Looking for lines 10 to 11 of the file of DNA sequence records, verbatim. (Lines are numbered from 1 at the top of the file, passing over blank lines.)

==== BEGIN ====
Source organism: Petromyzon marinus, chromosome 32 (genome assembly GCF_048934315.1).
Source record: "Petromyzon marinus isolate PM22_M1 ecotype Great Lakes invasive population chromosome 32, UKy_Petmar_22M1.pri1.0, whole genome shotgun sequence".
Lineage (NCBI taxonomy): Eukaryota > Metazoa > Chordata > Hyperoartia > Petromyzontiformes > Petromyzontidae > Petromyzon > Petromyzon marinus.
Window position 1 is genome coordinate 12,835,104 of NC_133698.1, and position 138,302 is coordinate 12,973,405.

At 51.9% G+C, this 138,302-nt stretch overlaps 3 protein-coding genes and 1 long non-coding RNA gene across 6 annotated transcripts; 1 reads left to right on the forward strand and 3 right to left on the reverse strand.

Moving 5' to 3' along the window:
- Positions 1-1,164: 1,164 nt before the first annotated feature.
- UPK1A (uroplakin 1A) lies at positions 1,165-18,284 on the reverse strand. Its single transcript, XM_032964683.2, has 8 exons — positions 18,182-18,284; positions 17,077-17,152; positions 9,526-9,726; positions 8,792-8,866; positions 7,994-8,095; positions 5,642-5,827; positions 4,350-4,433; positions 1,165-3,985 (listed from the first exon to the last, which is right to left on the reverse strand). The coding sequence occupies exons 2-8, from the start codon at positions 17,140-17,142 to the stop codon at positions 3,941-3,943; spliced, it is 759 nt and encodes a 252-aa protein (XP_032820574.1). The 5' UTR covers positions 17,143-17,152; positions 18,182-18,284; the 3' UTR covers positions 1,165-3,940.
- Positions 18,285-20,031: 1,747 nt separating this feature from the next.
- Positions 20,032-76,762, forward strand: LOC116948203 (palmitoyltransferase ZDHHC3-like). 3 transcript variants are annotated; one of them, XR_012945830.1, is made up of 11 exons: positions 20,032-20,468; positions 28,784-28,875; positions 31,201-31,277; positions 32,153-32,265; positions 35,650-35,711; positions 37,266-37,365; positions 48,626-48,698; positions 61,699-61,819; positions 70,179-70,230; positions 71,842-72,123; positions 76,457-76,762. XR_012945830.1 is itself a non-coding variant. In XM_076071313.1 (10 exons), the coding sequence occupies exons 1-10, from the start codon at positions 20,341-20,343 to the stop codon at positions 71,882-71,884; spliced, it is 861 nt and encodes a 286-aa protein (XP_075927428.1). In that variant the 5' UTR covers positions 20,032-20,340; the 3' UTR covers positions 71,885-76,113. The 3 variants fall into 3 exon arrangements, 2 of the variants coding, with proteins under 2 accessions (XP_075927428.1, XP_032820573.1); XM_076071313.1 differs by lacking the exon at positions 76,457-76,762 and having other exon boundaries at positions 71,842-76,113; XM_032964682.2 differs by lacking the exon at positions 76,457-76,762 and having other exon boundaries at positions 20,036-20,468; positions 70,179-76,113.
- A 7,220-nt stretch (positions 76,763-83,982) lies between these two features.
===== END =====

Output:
- Positions 20,032-76,762, forward strand: LOC116948203 (palmitoyltransferase ZDHHC3-like). 3 transcript variants are annotated; one of them, XR_012945830.1, is made up of 11 exons: positions 20,032-20,468; positions 28,784-28,875; positions 31,201-31,277; positions 32,153-32,265; positions 35,650-35,711; positions 37,266-37,365; positions 48,626-48,698; positions 61,699-61,819; positions 70,179-70,230; positions 71,842-72,123; positions 76,457-76,762. XR_012945830.1 is itself a non-coding variant. In XM_076071313.1 (10 exons), the coding sequence occupies exons 1-10, from the start codon at positions 20,341-20,343 to the stop codon at positions 71,882-71,884; spliced, it is 861 nt and encodes a 286-aa protein (XP_075927428.1). In that variant the 5' UTR covers positions 20,032-20,340; the 3' UTR covers positions 71,885-76,113. The 3 variants fall into 3 exon arrangements, 2 of the variants coding, with proteins under 2 accessions (XP_075927428.1, XP_032820573.1); XM_076071313.1 differs by lacking the exon at positions 76,457-76,762 and having other exon boundaries at positions 71,842-76,113; XM_032964682.2 differs by lacking the exon at positions 76,457-76,762 and having other exon boundaries at positions 20,036-20,468; positions 70,179-76,113.
- A 7,220-nt stretch (positions 76,763-83,982) lies between these two features.